Discussion Paper

No. 2014-27 | July 03, 2014
Islands in Trade: Disentangling Distance from Border Effects
(Published in Special Issue Distance and Border Effects in Economics)

Abstract

There is a well-established literature on border effects covering trade between regions separated by a land border; however that literature has not so far considered the case of regions separated by a sea border. Whilst the former is typically studied as a political border that affects adjacent regions belonging to different countries and can be reduced by free trade agreements, the latter is a geographical border that affects regions within the same country and cannot be reduced in a similar way. Both types of borders produce similar effects upon trade, calling for a modification of the trade cost function to reflect the fixed cost caused by the need to pay fees and taxes, as well as the time-loss inefficiency, related to the existence of the border. However, in the case of the sea border that fixed cost is due to the use of two modes of transport (road and sea typically). The empirical strategy used to estimate the “island effect” proceeds in two steps. First an augmented gravity model is estimated for mainland and island regions; then a Blinder–Oaxaca decomposition is applied to the gravity estimation results in order to disentangle the distance and border effects for those regions, net of all other factors controlled for in the gravity estimations. Results show that island regions are at a substantial disadvantage compared to continental regions, which is due more to the lack of adjacency imposed by the sea border rather than to the higher average distance.

Data Set

Data sets for articles published in "Economics" are available at Dataverse. Please have a look at our repository.

The data set for this article can be found at: http://dx.doi.org/10.7910/DVN/26654

JEL Classification

F15 C23

Cite As

José Luis Groizard, Helena Marques, and Maria Santana (2014). Islands in Trade: Disentangling Distance from Border Effects. Economics Discussion Papers, No 2014-27, Kiel Institute for the World Economy. http://www.economics-ejournal.org/economics/discussionpapers/2014-27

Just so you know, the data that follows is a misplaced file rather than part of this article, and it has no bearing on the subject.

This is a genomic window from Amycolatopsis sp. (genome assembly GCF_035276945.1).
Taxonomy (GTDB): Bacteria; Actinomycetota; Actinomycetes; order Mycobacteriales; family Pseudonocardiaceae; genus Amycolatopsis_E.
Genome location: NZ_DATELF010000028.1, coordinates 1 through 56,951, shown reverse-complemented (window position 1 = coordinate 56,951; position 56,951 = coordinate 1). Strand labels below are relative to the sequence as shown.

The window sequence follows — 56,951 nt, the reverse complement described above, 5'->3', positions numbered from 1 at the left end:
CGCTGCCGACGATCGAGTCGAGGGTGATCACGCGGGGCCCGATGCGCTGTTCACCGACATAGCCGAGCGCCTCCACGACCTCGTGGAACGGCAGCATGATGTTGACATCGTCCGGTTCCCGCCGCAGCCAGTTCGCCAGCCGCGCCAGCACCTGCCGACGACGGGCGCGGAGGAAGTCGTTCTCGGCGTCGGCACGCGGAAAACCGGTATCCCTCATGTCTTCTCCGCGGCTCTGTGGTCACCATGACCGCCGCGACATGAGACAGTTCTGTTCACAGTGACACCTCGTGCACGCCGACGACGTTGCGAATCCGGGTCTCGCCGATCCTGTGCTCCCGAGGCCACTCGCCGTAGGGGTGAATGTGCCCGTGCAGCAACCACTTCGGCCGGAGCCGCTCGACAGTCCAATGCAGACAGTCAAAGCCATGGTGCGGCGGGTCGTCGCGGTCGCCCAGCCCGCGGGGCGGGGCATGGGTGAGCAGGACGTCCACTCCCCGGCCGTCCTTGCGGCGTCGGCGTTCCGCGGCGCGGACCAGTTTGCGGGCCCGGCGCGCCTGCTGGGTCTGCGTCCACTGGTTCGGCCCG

Assessment



Comments and Questions


Anonymous - Reader Comment
July 10, 2014 - 08:26

see attached file


Anonymous - Thank you from the authors and data clarification
July 18, 2014 - 10:52

We thank for these anonymous comments which we are willing to take into account in revising the paper. Regarding data, we would like to clarify that it is not possible to disaggregate the regional trade flows by mode of transport and by origin/destination. Moreover, the trade flows used correspond to ...[more]

... the sum of four manufacturing aggregates (agricultural products, intermediate goods, equipment goods and consumption goods).


Anonymous - Comment
July 21, 2014 - 14:58

On “Islands in Trade: Disentangling Distance from Border Effects” by Jose Luis Groizard, Helena Marques, and Maria Santana.

Short summary:
The authors investigate if island regions have different trade costs from mainland regions using Spanish data on inter-regional trade between different regions in Spain. They apply a standard gravity ...[more]

... equation, in which they control for island regions in the trade cost function. Then they decompose their results using Blinder-Oaxaca decomposition to disentangle the effects between island regions and mainland regions.
The authors find that islands are disadvantaged due to higher (island-specific) fixed trade costs. Reducing these trade costs, would lead to a significant increase in inter-regional trade.
The research question is very interesting and relevant to correctly specify trade cost functions and hence gravity equations. Especially the Blinder-Oaxaca decomposition seems to be a highly suitable approach as it allows a more detailed analysis of the importance of island border effects in the trade cost function.

Comments:
1. The identification of the island border effect depends on the correct specification of the transport cost function:
a) It is not clear why the Island border effect leads to higher fixed trade costs while the variable costs are the same for air, land or sea transport. The authors might be able to give more specific (anecdotal) evidence for the higher fixed transportation costs. It would be interesting to interact the island dummy with the distance measure in the transportation costs equation (8) to allow for different variable costs. Actually the Blinder-Oaxaca decomposition would suggest this as the “Coefficients term C” for distance is very high. This should considerably improve the results of the gravity estimation.
b) Omitted variables, such as the (time varying) industry structure of the regions might bias (or even drive) the results. For robustness variables such as size of the service and agricultural sector could be included. As well as historical ties of regions, e.g. Balearic Islands and Cataluña.
2. The motivation to use distance and quadratic distance should be described in more detail, especially as the effects in the gravity estimation are not clear. The authors find that distance has a U-shape effect on trade for islands and an inverse U-shape effect for the mainland. At which distance is the turning point for these effects? If I use log(km) with the coefficients of the gravity equation in Table B1, I find that exports and imports for Island regions are strictly decreasing for reasonable values of distance (<4,000km), while imports and exports for mainland regions increase for reasonable values of distance (<4,000km).
3. The Alchian-Allen effect might be an explanation for the lower trade of islands due to higher fixed transportation costs. The corresponding literature should be mentioned.
4. It would be interesting to link the inter-regional findings for Spain to international trade. Do we find a similar effect for islands, such as Cyprus, Ireland, or Sri Lanka.